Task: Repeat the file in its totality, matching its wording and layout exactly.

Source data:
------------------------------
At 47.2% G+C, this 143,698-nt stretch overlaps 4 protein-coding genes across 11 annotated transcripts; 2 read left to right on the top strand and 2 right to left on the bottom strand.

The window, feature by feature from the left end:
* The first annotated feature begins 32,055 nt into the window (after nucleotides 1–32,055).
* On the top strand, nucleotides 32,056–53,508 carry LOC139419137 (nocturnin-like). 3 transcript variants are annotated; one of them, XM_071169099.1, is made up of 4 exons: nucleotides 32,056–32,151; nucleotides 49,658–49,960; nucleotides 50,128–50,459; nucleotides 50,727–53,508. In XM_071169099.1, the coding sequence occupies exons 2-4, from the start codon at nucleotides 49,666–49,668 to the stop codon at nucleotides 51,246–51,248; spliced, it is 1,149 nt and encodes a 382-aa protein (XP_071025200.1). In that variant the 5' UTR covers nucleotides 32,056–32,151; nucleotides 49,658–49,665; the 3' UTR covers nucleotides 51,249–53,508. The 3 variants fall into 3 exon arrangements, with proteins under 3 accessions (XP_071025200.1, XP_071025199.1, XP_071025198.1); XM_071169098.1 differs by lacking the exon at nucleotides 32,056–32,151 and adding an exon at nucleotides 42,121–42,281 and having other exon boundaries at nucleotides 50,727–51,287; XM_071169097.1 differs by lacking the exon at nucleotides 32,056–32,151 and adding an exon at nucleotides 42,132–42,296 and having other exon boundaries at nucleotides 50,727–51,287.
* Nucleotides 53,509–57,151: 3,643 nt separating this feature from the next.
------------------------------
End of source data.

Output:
At 47.2% G+C, this 143,698-nt stretch overlaps 4 protein-coding genes across 11 annotated transcripts; 2 read left to right on the top strand and 2 right to left on the bottom strand.

The window, feature by feature from the left end:
* The first annotated feature begins 32,055 nt into the window (after nucleotides 1–32,055).
* On the top strand, nucleotides 32,056–53,508 carry LOC139419137 (nocturnin-like). 3 transcript variants are annotated; one of them, XM_071169099.1, is made up of 4 exons: nucleotides 32,056–32,151; nucleotides 49,658–49,960; nucleotides 50,128–50,459; nucleotides 50,727–53,508. In XM_071169099.1, the coding sequence occupies exons 2-4, from the start codon at nucleotides 49,666–49,668 to the stop codon at nucleotides 51,246–51,248; spliced, it is 1,149 nt and encodes a 382-aa protein (XP_071025200.1). In that variant the 5' UTR covers nucleotides 32,056–32,151; nucleotides 49,658–49,665; the 3' UTR covers nucleotides 51,249–53,508. The 3 variants fall into 3 exon arrangements, with proteins under 3 accessions (XP_071025200.1, XP_071025199.1, XP_071025198.1); XM_071169098.1 differs by lacking the exon at nucleotides 32,056–32,151 and adding an exon at nucleotides 42,121–42,281 and having other exon boundaries at nucleotides 50,727–51,287; XM_071169097.1 differs by lacking the exon at nucleotides 32,056–32,151 and adding an exon at nucleotides 42,132–42,296 and having other exon boundaries at nucleotides 50,727–51,287.
* Nucleotides 53,509–57,151: 3,643 nt separating this feature from the next.